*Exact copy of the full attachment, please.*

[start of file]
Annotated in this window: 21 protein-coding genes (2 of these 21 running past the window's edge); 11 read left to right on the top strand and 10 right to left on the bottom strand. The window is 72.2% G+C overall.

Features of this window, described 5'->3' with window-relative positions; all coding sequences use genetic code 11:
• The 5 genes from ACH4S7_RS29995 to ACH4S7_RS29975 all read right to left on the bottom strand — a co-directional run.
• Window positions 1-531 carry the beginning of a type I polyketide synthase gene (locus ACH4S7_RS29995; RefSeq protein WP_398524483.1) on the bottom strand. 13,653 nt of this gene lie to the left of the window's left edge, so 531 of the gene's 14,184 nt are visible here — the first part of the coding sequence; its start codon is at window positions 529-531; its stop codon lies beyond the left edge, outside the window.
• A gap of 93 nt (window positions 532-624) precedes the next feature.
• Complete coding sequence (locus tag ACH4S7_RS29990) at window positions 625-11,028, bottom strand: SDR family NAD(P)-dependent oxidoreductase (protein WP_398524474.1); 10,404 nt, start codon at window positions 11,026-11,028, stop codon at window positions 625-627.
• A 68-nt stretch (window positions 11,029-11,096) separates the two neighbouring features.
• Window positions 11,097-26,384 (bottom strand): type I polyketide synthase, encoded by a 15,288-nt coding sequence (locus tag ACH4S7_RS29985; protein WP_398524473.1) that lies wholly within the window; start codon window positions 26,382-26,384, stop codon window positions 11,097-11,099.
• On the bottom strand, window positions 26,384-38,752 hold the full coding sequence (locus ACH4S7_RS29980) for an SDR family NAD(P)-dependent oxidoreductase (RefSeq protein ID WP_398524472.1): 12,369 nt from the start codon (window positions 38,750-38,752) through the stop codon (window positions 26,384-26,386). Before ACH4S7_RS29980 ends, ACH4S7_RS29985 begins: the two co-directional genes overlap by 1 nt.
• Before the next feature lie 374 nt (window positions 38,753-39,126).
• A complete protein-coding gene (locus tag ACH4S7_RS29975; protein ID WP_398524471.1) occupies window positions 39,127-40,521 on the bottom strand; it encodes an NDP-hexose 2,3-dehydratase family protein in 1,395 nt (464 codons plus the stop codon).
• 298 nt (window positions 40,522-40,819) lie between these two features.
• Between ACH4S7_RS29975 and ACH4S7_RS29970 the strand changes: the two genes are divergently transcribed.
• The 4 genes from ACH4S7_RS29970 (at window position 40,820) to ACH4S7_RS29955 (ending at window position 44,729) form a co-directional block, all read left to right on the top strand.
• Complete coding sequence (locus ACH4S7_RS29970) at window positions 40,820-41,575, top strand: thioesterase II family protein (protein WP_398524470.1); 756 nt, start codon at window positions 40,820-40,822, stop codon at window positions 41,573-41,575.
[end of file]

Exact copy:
Annotated in this window: 21 protein-coding genes (2 of these 21 running past the window's edge); 11 read left to right on the top strand and 10 right to left on the bottom strand. The window is 72.2% G+C overall.

Features of this window, described 5'->3' with window-relative positions; all coding sequences use genetic code 11:
• The 5 genes from ACH4S7_RS29995 to ACH4S7_RS29975 all read right to left on the bottom strand — a co-directional run.
• Window positions 1-531 carry the beginning of a type I polyketide synthase gene (locus ACH4S7_RS29995; RefSeq protein WP_398524483.1) on the bottom strand. 13,653 nt of this gene lie to the left of the window's left edge, so 531 of the gene's 14,184 nt are visible here — the first part of the coding sequence; its start codon is at window positions 529-531; its stop codon lies beyond the left edge, outside the window.
• A gap of 93 nt (window positions 532-624) precedes the next feature.
• Complete coding sequence (locus tag ACH4S7_RS29990) at window positions 625-11,028, bottom strand: SDR family NAD(P)-dependent oxidoreductase (protein WP_398524474.1); 10,404 nt, start codon at window positions 11,026-11,028, stop codon at window positions 625-627.
• A 68-nt stretch (window positions 11,029-11,096) separates the two neighbouring features.
• Window positions 11,097-26,384 (bottom strand): type I polyketide synthase, encoded by a 15,288-nt coding sequence (locus tag ACH4S7_RS29985; protein WP_398524473.1) that lies wholly within the window; start codon window positions 26,382-26,384, stop codon window positions 11,097-11,099.
• On the bottom strand, window positions 26,384-38,752 hold the full coding sequence (locus ACH4S7_RS29980) for an SDR family NAD(P)-dependent oxidoreductase (RefSeq protein ID WP_398524472.1): 12,369 nt from the start codon (window positions 38,750-38,752) through the stop codon (window positions 26,384-26,386). Before ACH4S7_RS29980 ends, ACH4S7_RS29985 begins: the two co-directional genes overlap by 1 nt.
• Before the next feature lie 374 nt (window positions 38,753-39,126).
• A complete protein-coding gene (locus tag ACH4S7_RS29975; protein ID WP_398524471.1) occupies window positions 39,127-40,521 on the bottom strand; it encodes an NDP-hexose 2,3-dehydratase family protein in 1,395 nt (464 codons plus the stop codon).
• 298 nt (window positions 40,522-40,819) lie between these two features.
• Between ACH4S7_RS29975 and ACH4S7_RS29970 the strand changes: the two genes are divergently transcribed.
• The 4 genes from ACH4S7_RS29970 (at window position 40,820) to ACH4S7_RS29955 (ending at window position 44,729) form a co-directional block, all read left to right on the top strand.
• Complete coding sequence (locus ACH4S7_RS29970) at window positions 40,820-41,575, top strand: thioesterase II family protein (protein WP_398524470.1); 756 nt, start codon at window positions 40,820-40,822, stop codon at window positions 41,573-41,575.